In my practice, integrative career counseling is a hybrid of personal (existential) and career counseling. It is an approach to career counseling that takes into consideration the whole person. This includes considering an individual’s varied experiences and the influence and impact those experiences have had, and continue to have, on how an individual navigates, shapes and contributes to their life and work. An integrative approach takes into account a client’s values, it respects and highlights an individual’s unique way of being, personal expertise and capacities. An integrative approach looks at concurrent and overlapping issues that may impede or influence the direction and progress of a client’s desired outcome for career development or career change.
Many of my clients are often facing significant life and/or career transitions that impact their daily lives. These can range from marital breakdown, illness, family caregiving to periods of unemployment and retirement. I see clients who are experiencing burnout, clients who desire more fulfillment, purpose, engagement and personal development from their careers. I work with young adults who are anxious about the road ahead following high school, College or University. Life and career transitions can be experienced as exhilarating or as unwanted and highly stressful, and sometimes they are a combination of all three. Such times may allow for reflection and re-assessment, resulting in new career directions. They may be emotionally challenging periods coupled with personal and financial stress. They may be confusing periods that raise deeper existential questions of purpose, meaning and what it is to live a fulfilled life. Transitions can be enormously valuable and lead to positive growth and development. The process, pace and outcomes are individually unique.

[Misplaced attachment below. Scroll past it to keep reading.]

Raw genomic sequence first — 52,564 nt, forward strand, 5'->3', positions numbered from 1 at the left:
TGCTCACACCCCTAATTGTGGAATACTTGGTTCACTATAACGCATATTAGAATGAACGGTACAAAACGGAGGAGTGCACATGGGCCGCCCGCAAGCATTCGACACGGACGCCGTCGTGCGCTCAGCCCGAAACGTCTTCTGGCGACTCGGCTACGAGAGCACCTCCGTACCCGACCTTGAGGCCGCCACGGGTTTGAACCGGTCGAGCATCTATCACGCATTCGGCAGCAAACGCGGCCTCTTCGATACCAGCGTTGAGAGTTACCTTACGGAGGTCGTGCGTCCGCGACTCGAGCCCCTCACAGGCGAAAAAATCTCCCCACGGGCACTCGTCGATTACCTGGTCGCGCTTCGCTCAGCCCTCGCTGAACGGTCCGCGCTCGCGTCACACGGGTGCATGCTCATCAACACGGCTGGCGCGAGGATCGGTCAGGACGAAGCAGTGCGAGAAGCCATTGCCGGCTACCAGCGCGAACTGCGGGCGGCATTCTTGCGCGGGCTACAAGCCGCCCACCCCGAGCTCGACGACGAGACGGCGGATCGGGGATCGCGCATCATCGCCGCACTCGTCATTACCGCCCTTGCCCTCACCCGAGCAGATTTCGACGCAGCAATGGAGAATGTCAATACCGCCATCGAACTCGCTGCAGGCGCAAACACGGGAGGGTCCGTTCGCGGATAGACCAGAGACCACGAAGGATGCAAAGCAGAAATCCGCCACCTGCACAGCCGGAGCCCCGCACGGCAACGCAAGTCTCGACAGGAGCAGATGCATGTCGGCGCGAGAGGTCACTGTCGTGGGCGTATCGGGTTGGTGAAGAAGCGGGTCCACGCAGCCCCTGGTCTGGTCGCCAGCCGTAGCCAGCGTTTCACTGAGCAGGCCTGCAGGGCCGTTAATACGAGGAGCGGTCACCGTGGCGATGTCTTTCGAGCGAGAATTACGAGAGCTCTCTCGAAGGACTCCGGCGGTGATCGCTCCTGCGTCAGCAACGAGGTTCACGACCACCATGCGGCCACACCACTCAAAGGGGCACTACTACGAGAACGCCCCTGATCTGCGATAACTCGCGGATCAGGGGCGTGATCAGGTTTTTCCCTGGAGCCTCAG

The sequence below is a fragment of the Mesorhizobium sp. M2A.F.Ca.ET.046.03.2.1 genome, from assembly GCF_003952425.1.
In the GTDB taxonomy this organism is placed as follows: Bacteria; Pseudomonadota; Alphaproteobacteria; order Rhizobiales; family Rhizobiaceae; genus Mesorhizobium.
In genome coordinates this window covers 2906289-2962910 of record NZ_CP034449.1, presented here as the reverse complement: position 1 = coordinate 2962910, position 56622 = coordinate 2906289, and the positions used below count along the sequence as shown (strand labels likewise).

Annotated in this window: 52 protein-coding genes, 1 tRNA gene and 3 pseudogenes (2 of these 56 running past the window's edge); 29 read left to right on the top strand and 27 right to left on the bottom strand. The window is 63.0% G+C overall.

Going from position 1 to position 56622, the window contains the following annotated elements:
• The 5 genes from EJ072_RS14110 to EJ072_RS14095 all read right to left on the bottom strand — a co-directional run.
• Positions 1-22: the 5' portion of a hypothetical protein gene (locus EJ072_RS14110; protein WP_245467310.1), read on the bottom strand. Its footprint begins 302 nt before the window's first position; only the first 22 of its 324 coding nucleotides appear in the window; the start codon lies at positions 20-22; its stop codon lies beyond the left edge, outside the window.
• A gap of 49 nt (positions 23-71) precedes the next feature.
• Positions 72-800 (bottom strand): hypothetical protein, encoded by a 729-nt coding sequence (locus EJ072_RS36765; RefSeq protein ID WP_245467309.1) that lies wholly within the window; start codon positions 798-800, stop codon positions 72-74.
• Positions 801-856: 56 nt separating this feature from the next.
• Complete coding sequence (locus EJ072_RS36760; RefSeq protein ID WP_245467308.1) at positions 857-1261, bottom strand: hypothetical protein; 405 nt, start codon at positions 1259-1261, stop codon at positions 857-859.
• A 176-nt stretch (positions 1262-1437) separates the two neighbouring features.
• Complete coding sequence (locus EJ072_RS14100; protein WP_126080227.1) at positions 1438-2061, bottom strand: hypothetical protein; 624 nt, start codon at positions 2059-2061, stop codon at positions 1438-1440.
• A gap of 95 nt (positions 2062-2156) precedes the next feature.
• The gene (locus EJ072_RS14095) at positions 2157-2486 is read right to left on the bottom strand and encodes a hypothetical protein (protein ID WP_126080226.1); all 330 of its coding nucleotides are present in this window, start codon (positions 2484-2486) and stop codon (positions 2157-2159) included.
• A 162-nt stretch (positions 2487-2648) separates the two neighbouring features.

Addressing the whole person, working with the multi-layered and specific contexts that are the reality of our lives, provides a more substantive, authentic and personalized foundation from which to help clients work through transitions. Working with a client’s whole experience provides a rich life story from which to encourage further awareness, perspective, possibility and resilience. Working with a client’s specific contexts and personal resources provides the ingredients for creating and mapping out meaningful and relevant steps forward.
For more information on how an integrative and existential approach to career counseling can help you with career transitions, developing a resilient and meaningful career or overcoming experiences of burnout please contact Britt-Mari at firstname.lastname@example.org